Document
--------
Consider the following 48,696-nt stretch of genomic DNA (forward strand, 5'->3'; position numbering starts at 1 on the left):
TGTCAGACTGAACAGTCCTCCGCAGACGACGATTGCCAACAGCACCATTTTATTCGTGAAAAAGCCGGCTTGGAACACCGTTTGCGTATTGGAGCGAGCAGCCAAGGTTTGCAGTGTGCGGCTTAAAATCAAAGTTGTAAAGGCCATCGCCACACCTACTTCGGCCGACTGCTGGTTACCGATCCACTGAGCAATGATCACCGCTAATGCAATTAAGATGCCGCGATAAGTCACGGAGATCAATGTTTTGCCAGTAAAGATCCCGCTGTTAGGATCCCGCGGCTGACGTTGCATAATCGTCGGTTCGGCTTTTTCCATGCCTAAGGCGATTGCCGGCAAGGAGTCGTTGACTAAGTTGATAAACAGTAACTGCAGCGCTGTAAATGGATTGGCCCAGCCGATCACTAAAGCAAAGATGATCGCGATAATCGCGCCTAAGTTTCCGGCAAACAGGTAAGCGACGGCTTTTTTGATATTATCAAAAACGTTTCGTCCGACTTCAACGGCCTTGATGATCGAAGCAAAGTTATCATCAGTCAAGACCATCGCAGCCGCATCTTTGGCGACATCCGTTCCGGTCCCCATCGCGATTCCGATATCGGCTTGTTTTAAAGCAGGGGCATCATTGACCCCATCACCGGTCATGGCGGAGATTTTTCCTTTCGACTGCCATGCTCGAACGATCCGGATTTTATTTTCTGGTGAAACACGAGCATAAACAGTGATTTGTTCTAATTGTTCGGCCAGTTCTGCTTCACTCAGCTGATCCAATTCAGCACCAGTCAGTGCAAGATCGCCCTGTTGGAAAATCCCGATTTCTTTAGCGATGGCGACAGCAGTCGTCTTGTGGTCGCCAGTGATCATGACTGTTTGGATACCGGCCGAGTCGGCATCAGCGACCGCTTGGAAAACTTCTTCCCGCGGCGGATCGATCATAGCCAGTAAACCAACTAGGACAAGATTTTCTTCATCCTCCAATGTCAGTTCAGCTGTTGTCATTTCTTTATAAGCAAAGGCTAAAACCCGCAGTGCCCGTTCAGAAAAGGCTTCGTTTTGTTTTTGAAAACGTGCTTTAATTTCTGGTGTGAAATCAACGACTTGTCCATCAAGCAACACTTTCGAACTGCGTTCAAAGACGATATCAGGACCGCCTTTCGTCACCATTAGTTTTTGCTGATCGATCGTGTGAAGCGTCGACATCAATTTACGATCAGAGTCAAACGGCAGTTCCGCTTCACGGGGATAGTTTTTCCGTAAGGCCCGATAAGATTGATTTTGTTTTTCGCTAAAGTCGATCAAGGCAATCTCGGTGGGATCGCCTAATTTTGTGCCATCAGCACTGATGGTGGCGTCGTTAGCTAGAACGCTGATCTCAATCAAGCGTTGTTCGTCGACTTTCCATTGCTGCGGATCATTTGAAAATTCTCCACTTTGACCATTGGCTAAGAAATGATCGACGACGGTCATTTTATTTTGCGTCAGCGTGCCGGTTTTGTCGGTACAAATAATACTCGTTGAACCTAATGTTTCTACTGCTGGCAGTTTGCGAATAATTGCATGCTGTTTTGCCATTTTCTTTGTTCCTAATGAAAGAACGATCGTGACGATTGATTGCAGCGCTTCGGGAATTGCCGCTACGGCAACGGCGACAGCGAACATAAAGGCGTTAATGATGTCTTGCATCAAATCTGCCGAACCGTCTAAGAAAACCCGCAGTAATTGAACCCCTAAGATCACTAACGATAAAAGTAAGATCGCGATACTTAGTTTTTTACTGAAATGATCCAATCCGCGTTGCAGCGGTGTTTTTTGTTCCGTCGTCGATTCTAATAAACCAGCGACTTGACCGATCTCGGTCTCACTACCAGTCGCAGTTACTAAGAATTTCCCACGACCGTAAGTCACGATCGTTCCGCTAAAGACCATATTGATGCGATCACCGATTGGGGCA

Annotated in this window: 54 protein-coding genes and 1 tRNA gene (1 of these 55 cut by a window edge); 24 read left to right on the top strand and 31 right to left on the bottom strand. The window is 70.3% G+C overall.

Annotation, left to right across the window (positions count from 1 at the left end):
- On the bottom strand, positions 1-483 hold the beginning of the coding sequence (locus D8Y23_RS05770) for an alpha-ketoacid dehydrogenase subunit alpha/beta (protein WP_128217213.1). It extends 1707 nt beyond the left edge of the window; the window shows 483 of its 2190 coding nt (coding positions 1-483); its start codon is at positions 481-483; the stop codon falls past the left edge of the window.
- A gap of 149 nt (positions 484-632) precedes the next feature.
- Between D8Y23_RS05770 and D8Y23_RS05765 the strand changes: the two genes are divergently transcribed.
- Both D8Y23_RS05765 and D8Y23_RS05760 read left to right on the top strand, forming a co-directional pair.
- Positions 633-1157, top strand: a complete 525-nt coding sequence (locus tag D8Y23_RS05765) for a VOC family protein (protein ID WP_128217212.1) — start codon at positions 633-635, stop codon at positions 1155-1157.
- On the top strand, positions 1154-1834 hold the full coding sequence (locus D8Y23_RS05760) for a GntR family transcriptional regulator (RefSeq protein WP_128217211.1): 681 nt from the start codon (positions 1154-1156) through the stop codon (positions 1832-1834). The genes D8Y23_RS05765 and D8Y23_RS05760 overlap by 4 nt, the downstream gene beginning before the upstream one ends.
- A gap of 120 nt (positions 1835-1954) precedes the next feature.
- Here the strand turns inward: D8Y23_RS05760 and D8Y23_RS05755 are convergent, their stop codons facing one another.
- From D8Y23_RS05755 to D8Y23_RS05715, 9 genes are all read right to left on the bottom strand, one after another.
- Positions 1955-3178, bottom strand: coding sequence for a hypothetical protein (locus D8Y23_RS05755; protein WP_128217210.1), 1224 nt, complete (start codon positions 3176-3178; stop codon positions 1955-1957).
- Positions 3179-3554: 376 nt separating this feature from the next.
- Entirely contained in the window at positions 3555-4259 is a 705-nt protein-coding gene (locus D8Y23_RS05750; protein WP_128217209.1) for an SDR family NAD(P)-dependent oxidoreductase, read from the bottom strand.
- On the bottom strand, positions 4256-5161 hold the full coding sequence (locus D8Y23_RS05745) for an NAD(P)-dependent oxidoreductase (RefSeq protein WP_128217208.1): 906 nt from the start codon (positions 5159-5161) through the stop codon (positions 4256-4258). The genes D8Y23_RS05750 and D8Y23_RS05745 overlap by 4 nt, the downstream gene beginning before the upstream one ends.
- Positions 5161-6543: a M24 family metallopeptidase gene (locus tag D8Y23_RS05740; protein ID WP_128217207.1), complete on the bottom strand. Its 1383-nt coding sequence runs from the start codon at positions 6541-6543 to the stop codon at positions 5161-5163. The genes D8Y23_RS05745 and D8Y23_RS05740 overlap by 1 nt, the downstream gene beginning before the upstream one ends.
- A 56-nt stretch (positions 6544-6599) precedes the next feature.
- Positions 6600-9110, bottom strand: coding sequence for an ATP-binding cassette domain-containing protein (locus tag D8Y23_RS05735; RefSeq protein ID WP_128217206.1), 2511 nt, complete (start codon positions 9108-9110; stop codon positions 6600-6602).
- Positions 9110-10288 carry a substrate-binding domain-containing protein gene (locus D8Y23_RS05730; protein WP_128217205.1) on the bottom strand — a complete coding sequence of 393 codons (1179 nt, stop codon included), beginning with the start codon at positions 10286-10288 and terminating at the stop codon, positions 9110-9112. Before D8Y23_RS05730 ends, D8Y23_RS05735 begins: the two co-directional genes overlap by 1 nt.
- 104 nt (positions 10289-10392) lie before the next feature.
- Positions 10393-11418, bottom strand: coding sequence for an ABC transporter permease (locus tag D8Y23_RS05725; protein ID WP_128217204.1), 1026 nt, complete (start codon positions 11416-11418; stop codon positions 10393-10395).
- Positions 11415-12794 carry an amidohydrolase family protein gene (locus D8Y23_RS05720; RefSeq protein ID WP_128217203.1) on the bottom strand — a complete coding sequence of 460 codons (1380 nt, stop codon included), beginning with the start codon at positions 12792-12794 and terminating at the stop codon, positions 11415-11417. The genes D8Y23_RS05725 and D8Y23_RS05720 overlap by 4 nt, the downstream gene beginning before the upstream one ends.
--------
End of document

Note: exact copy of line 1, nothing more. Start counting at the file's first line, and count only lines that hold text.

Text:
Consider the following 48,696-nt stretch of genomic DNA (forward strand, 5'->3'; position numbering starts at 1 on the left):